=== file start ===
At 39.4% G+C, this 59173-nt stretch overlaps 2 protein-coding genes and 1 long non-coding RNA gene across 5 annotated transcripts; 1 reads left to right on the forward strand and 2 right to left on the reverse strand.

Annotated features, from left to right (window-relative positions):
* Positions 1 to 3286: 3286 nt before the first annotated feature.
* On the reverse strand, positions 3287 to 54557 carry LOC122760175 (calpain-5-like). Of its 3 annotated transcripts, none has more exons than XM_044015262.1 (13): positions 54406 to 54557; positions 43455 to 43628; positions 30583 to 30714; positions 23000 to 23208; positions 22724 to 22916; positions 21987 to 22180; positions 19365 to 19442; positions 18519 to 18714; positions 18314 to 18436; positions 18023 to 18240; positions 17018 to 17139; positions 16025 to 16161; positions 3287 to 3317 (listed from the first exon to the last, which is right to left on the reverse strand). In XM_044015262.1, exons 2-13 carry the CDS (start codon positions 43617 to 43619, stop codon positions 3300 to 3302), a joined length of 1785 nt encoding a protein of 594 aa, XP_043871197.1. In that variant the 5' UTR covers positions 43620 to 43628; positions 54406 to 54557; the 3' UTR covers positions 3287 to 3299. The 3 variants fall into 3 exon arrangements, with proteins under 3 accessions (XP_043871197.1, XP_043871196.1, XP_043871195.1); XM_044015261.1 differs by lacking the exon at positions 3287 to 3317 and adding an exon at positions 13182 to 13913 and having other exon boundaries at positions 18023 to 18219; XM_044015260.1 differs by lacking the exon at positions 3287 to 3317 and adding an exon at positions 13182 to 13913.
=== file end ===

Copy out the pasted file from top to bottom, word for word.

At 39.4% G+C, this 59173-nt stretch overlaps 2 protein-coding genes and 1 long non-coding RNA gene across 5 annotated transcripts; 1 reads left to right on the forward strand and 2 right to left on the reverse strand.

Annotated features, from left to right (window-relative positions):
* Positions 1 to 3286: 3286 nt before the first annotated feature.
* On the reverse strand, positions 3287 to 54557 carry LOC122760175 (calpain-5-like). Of its 3 annotated transcripts, none has more exons than XM_044015262.1 (13): positions 54406 to 54557; positions 43455 to 43628; positions 30583 to 30714; positions 23000 to 23208; positions 22724 to 22916; positions 21987 to 22180; positions 19365 to 19442; positions 18519 to 18714; positions 18314 to 18436; positions 18023 to 18240; positions 17018 to 17139; positions 16025 to 16161; positions 3287 to 3317 (listed from the first exon to the last, which is right to left on the reverse strand). In XM_044015262.1, exons 2-13 carry the CDS (start codon positions 43617 to 43619, stop codon positions 3300 to 3302), a joined length of 1785 nt encoding a protein of 594 aa, XP_043871197.1. In that variant the 5' UTR covers positions 43620 to 43628; positions 54406 to 54557; the 3' UTR covers positions 3287 to 3299. The 3 variants fall into 3 exon arrangements, with proteins under 3 accessions (XP_043871197.1, XP_043871196.1, XP_043871195.1); XM_044015261.1 differs by lacking the exon at positions 3287 to 3317 and adding an exon at positions 13182 to 13913 and having other exon boundaries at positions 18023 to 18219; XM_044015260.1 differs by lacking the exon at positions 3287 to 3317 and adding an exon at positions 13182 to 13913.